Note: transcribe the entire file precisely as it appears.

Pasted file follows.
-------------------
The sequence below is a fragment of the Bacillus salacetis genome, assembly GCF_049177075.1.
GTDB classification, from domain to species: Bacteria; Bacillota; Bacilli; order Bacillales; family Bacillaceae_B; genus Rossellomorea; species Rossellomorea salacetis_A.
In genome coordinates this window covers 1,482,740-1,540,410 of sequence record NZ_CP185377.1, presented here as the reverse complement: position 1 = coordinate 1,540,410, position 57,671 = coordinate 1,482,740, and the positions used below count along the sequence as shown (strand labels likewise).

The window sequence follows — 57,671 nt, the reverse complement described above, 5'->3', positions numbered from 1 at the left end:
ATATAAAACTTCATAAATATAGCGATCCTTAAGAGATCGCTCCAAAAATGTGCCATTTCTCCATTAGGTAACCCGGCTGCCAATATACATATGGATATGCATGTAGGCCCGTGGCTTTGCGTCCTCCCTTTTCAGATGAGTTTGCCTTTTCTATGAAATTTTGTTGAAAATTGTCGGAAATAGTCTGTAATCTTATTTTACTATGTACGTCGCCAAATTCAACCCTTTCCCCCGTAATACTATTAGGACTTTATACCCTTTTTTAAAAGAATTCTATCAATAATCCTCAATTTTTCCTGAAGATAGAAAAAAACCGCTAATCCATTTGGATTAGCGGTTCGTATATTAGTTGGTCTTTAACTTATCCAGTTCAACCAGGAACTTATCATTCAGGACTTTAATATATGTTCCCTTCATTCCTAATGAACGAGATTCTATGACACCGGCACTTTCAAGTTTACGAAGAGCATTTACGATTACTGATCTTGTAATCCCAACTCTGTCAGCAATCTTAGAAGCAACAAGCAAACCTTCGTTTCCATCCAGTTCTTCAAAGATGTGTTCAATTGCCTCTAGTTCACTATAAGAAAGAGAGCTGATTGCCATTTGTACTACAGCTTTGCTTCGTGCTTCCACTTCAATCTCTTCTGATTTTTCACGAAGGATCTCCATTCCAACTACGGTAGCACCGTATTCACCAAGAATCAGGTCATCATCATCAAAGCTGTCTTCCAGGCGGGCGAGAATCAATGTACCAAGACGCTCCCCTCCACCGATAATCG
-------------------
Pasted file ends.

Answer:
The sequence below is a fragment of the Bacillus salacetis genome, assembly GCF_049177075.1.
GTDB classification, from domain to species: Bacteria; Bacillota; Bacilli; order Bacillales; family Bacillaceae_B; genus Rossellomorea; species Rossellomorea salacetis_A.
In genome coordinates this window covers 1,482,740-1,540,410 of sequence record NZ_CP185377.1, presented here as the reverse complement: position 1 = coordinate 1,540,410, position 57,671 = coordinate 1,482,740, and the positions used below count along the sequence as shown (strand labels likewise).

The window sequence follows — 57,671 nt, the reverse complement described above, 5'->3', positions numbered from 1 at the left end:
ATATAAAACTTCATAAATATAGCGATCCTTAAGAGATCGCTCCAAAAATGTGCCATTTCTCCATTAGGTAACCCGGCTGCCAATATACATATGGATATGCATGTAGGCCCGTGGCTTTGCGTCCTCCCTTTTCAGATGAGTTTGCCTTTTCTATGAAATTTTGTTGAAAATTGTCGGAAATAGTCTGTAATCTTATTTTACTATGTACGTCGCCAAATTCAACCCTTTCCCCCGTAATACTATTAGGACTTTATACCCTTTTTTAAAAGAATTCTATCAATAATCCTCAATTTTTCCTGAAGATAGAAAAAAACCGCTAATCCATTTGGATTAGCGGTTCGTATATTAGTTGGTCTTTAACTTATCCAGTTCAACCAGGAACTTATCATTCAGGACTTTAATATATGTTCCCTTCATTCCTAATGAACGAGATTCTATGACACCGGCACTTTCAAGTTTACGAAGAGCATTTACGATTACTGATCTTGTAATCCCAACTCTGTCAGCAATCTTAGAAGCAACAAGCAAACCTTCGTTTCCATCCAGTTCTTCAAAGATGTGTTCAATTGCCTCTAGTTCACTATAAGAAAGAGAGCTGATTGCCATTTGTACTACAGCTTTGCTTCGTGCTTCCACTTCAATCTCTTCTGATTTTTCACGAAGGATCTCCATTCCAACTACGGTAGCACCGTATTCACCAAGAATCAGGTCATCATCATCAAAGCTGTCTTCCAGGCGGGCGAGAATCAATGTACCAAGACGCTCCCCTCCACCGATAATCG